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Germany

Global TV Shakes Up Industry

What Napster and Kazaa did for music and movies, Cybersky hopes to do for live television programming. The online sharing software, developed by a feisty German company, aims to globalize television -- but is it legal?

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Your shows from your country, wherever you are

In 2002, Guido Ciburski and a couple of his friends gathered around a computer screen and logged on to a live Internet stream of the Olympic Games opening ceremony in Salt Lake City. A few minutes later, they gave up.

“It kept saying ‘server busy’ and you quickly arrive at the question: how can I expect to watch this when so many people are downloading it at the same time?” he said. “And that is where the thought ends 99 percent of the time.”

But the 40-year-old technology engineer just couldn’t let it go. He teamed up with Petra Bauersachs, his partner at their small TV technology company in southern Germany, and began developing software to tackle the problem.

Almost three years later, Cybersky claims to not only allow millions of users to watch a live stream at the same time, but it lets them share live television programming on a platform similar to the peer-to-peer file sharing of Grokster and Kazaa. If all goes according to plan, by the end of January, the software will allow CSI fans in Kuala Lumpur to get the popular American show live-streamed into their apartment by someone watching it in New York, with only a five to ten second delay.

New front line in copyright battles

KaZaA Screenshot

Kazaa has been able to escape legal prosecution

In providing live-streaming to the masses, Cybersky could shake up the television industry in the same way Kazaa and Grokster shook up the music and film industry. The legal departments of German broadcasters are already monitoring the software’s progress and legal analysts say Cybersky’s potential for trading licensed programming could open up another front line in the court battles that have dogged file-sharing software since the days of Napster.

But Ciburski doesn’t seem bothered.

“What, are we going to say ‘We’re scared of how people will react’ and put it back in our drawer so that someone else can come along and do it?” he said.

After downloading Cybersky software, users, with the help of a TV card or Webcam, a DSL connection and a connector between their television and computer, will be able to upload the programming they are watching onto a sharing platform. After flipping through a world database of programming on offer, viewers will then be able to receive the live stream of that selected show, watching it at the same time the uploader is, with only a slight delay and at no cost.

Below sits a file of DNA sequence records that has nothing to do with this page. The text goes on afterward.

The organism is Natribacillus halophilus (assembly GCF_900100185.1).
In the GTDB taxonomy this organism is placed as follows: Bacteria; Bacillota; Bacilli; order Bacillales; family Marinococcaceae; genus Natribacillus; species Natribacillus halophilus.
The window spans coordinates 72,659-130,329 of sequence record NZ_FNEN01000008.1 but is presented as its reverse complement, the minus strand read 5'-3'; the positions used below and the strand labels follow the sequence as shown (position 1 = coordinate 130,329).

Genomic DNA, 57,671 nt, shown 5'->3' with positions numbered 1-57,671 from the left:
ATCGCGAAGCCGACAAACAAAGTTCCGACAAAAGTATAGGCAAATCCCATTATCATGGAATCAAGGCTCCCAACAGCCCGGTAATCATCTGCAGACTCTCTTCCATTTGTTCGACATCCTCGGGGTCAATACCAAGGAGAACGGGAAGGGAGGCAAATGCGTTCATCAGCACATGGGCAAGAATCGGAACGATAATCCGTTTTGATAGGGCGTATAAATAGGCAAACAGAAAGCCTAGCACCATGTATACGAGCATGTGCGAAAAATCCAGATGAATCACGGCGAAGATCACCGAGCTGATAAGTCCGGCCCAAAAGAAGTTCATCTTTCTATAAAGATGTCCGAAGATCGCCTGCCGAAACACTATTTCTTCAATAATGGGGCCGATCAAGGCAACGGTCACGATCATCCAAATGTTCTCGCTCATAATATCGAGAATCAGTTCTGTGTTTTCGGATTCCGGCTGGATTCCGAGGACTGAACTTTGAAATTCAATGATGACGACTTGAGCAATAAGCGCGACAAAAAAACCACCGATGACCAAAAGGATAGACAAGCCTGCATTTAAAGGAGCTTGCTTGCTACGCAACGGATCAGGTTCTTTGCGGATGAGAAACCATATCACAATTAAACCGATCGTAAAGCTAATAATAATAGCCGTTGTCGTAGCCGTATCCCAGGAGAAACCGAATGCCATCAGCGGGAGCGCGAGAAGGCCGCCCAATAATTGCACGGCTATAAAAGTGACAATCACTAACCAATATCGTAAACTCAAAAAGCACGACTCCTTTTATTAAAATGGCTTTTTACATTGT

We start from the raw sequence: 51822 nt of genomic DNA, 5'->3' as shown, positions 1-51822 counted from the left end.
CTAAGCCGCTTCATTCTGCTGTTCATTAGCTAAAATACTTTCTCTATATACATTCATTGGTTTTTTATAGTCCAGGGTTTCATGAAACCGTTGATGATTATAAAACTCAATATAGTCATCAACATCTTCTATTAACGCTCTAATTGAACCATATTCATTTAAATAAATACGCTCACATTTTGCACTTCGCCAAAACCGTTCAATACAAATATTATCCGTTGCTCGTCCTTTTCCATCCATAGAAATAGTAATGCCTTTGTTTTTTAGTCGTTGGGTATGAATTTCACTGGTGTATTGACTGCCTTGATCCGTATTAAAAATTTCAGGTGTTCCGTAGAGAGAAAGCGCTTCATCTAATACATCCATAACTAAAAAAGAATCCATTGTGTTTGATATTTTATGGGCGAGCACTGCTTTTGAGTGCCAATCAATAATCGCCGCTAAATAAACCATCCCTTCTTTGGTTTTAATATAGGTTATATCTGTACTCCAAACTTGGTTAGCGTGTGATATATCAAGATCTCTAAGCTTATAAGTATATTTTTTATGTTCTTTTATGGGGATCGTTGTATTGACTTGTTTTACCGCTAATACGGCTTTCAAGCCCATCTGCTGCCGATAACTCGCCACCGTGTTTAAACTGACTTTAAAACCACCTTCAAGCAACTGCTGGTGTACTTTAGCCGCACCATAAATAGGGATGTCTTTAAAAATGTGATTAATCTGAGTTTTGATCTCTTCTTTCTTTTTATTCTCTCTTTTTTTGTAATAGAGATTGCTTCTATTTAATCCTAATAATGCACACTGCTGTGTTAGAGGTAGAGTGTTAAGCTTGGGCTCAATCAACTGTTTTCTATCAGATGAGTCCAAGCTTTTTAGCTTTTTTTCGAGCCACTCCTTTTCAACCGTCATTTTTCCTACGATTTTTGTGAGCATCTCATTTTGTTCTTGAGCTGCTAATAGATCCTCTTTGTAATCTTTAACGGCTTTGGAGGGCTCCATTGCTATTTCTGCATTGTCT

Free television, no more bugs

Ciburski said they have been able to solve the overload problems that plagued live streaming when too many people logged on. The patented software eliminates the need for a server by using the peer-to-peer network. Everyone who logs on -- be it 10,000 or 10 million -- will be able to download at 400 to 600 Kb, enough for the full transmission of television. But the IT engineer won’t say how exactly it all works.

“This answer to this question is the one we sell investors on,” he said.

How much of what Cybersky does is legal is perhaps the bigger question. In an attempt to address the potential that users will stream copyrighted television shows and movies across its platform, a disclaimer on the Cybersky Web site says that pay TV will be swapped only with the permission of broadcasters and touts the legal uses of the software, like the ability for people and companies to set up their own channels using Webcams.

It has so far done little to assuage companies like Premiere, Germany’s only national pay TV broadcaster.

Broadcasters sharpen legal challenges

“The disclaimer is not enough,” said Michael Jachan, a Premiere spokesman. “They write that and then, two paragraphs later, write that each user is responsible for what they put in there. That’s a contradiction.”

He said Premiere’s legal department is already examining what steps can be taken against Cybersky. Media rights experts say Cybersky will face just as big a legal problem swapping regular non-pay television shows.

Knabbereien beim Fernsehen

Expats, says Ciburski, want to consume both their native food and television during long stints abroad



In order to live stream shows, the approval of the license holder is needed. Cybersky is side-stepping those re-transmission rights, say analysts, by essentially allowing each provider on the Cybersky network to become a mini broadcaster without the legal rights to broadcast.

“There’s no doubt about it that it’s definitely illegal,” said Oliver Castendyk, a media rights specialist and co-director of Potsdam University’s Erich Pommer Institute for Media and Television.

But Castendyk and others are convinced it will be hard to successfully sue Cybersky. Recent cases seem to bolster their arguments.

In a legal loophole

A suit by MGM seeking to dismantle the peer-to-peer file-sharing platform Grokster failed in August when the US Ninth Circuit Court of Appeals said that the Dutch company didn’t contribute to copyright infringement by providing the software to trade copyright-protected films and music online.

Like other file-sharing networks, Ciburski said that Cybersky is not able to trace who is providing programming, and who is downloading it, making it impossible to provide such lists to broadcasters.

Most broadcasters have not wanted to comment on Cybersky. But legal experts say it is only a matter of time before they will. By the beginning of the CeBit technology trade fair in March, Cybersky should be fully operational-- and the first suits already filed.

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